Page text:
He graciously took time out of his tight schedule to talk to SHOTS Magazine about crime writing, Lincoln and Amelia. A Jeffrey Deaver novel is like one of his famous banquets - exotic, unusual, challenging and with as many courses as plot-twists always accompanied to the sound of an impatient ticking clock in background. 

Welcome to the pressure cooker world of Jeffery Deaver

Thank you so much for taking time out to talk to Shots Magazine, and welcome to Milton Keynes.

My pleasure, and thanks for asking me.

Lincoln and Amelia return in ‘The Stone Monkey’ but before we talk about the book, can you tell us from where these amazing characters came from?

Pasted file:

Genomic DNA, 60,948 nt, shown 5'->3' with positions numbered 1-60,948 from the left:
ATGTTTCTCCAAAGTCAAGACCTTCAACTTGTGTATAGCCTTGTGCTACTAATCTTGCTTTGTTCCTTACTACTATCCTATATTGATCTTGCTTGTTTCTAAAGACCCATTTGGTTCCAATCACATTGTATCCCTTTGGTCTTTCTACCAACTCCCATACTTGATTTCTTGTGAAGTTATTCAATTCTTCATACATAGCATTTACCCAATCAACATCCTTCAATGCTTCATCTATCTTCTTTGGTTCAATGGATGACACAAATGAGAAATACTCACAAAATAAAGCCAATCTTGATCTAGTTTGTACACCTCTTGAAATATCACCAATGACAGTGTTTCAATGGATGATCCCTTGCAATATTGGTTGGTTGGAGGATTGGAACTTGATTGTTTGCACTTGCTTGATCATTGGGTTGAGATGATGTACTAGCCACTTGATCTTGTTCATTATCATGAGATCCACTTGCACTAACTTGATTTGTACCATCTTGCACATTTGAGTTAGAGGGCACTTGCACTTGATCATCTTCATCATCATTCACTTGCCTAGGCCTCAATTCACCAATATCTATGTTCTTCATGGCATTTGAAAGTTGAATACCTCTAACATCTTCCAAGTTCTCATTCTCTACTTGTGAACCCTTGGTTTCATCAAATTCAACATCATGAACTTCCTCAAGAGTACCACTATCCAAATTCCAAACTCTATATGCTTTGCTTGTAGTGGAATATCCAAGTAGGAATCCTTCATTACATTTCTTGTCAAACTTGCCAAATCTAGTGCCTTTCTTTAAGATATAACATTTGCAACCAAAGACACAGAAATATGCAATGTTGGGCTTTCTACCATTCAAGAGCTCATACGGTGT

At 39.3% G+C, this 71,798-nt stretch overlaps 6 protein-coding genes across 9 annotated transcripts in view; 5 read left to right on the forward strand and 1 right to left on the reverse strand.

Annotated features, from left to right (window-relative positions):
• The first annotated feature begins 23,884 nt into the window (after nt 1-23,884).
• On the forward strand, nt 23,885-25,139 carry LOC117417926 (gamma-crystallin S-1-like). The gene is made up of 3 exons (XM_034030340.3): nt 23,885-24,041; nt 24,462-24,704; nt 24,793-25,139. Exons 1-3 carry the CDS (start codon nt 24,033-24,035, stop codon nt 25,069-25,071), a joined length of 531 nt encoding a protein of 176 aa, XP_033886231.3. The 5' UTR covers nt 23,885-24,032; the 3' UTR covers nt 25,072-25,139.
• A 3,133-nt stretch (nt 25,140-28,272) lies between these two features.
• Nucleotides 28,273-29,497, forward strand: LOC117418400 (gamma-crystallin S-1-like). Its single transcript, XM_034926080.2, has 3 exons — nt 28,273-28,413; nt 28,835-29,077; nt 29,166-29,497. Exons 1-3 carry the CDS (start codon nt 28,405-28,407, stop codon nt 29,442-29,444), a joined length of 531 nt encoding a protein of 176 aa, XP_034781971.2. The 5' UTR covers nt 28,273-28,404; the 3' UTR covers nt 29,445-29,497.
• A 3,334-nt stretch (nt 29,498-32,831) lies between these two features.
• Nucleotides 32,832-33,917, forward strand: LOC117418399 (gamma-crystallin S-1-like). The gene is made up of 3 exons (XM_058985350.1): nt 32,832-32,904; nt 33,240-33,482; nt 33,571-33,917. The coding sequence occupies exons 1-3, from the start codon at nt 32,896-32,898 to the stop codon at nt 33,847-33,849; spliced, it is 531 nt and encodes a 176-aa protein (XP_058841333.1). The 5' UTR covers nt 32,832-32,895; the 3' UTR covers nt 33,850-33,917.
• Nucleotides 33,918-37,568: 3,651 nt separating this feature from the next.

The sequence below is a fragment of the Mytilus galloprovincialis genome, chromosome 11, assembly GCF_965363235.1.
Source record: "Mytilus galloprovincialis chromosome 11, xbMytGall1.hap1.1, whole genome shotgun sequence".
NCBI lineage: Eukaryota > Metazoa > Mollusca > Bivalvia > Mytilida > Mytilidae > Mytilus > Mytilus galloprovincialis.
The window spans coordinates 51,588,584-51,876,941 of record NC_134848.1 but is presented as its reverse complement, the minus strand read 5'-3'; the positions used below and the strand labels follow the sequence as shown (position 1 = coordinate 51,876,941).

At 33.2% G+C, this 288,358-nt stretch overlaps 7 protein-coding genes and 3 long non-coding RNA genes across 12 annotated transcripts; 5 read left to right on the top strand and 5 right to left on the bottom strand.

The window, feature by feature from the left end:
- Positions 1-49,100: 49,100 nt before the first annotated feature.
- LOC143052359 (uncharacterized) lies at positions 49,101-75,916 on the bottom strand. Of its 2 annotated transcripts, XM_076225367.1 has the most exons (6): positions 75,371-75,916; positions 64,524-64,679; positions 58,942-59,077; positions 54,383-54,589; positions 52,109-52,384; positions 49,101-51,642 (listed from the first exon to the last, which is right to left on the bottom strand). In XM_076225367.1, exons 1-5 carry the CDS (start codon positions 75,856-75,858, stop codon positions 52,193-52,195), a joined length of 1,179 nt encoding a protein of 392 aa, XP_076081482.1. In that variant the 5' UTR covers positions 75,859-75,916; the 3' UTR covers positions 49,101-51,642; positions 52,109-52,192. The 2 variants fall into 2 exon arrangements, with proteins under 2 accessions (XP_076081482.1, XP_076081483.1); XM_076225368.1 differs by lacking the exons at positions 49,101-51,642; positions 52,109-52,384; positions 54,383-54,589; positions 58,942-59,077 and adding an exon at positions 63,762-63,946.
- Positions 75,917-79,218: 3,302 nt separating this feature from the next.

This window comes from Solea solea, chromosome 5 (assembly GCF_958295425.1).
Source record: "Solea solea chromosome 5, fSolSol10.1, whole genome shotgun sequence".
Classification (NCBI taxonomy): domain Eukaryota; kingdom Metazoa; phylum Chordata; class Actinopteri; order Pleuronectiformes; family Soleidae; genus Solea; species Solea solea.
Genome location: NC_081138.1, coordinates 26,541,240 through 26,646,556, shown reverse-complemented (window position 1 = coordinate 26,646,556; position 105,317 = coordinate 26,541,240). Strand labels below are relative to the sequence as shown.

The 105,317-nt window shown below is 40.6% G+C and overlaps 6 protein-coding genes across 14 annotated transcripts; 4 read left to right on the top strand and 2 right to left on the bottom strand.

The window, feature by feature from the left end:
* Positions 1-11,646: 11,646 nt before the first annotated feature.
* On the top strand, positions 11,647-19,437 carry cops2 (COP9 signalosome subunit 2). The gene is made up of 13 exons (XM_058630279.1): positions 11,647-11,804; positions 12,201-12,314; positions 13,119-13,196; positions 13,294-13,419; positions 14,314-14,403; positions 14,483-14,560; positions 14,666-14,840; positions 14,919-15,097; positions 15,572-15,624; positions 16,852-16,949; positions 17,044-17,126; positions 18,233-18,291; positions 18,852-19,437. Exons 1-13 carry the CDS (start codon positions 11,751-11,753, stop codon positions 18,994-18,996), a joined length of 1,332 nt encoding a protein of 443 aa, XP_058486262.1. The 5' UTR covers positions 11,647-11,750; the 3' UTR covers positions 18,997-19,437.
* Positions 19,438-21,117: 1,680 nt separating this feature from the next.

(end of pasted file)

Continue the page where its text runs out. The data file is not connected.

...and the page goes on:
A Lincoln and Amelia…They came out of two ideas, the first coming out of the thriller writer side of me, I liked the idea of a book, and I'm speaking of 'The Bone Collector' (the first in the Lincoln Rhyme series). I liked the idea of a story in which my hero was completely helpless in the final scene, and I mean completely physically helpless - so the bad guy is hovering over him with a weapon of some kind intent in doing him harm and there is apparently no way for him to escape. I wanted to instil in my readers a sense that there is no way the author's going to pull it off, especially as I'd set up that Lincoln wanted to kill himself, because he's a quadriplegic (for the readers unfamiliar with the series). Lincoln's paralysed and he's considering what we call in America 'Assisted Suicide' or 'Euthanasia' so I wanted the readers to think, well he wanted to die anyway….but in fact he's instilled with the will to live, and in fact I am able to pull that out of the fire, so to speak. That was my 'manipulative' sense of Lincoln Rhyme. My other concept is a more broad one, it's that I wanted to create a hero who was 'universal' - I wanted to create a Sherlock Holmesian kind of character that uses his mind rather than his body. He solves crimes by thinking about the crimes rather than someone who can shot straight, run faster, or walk into the bar and trick people into giving away the clues, because we've seen a lot of that.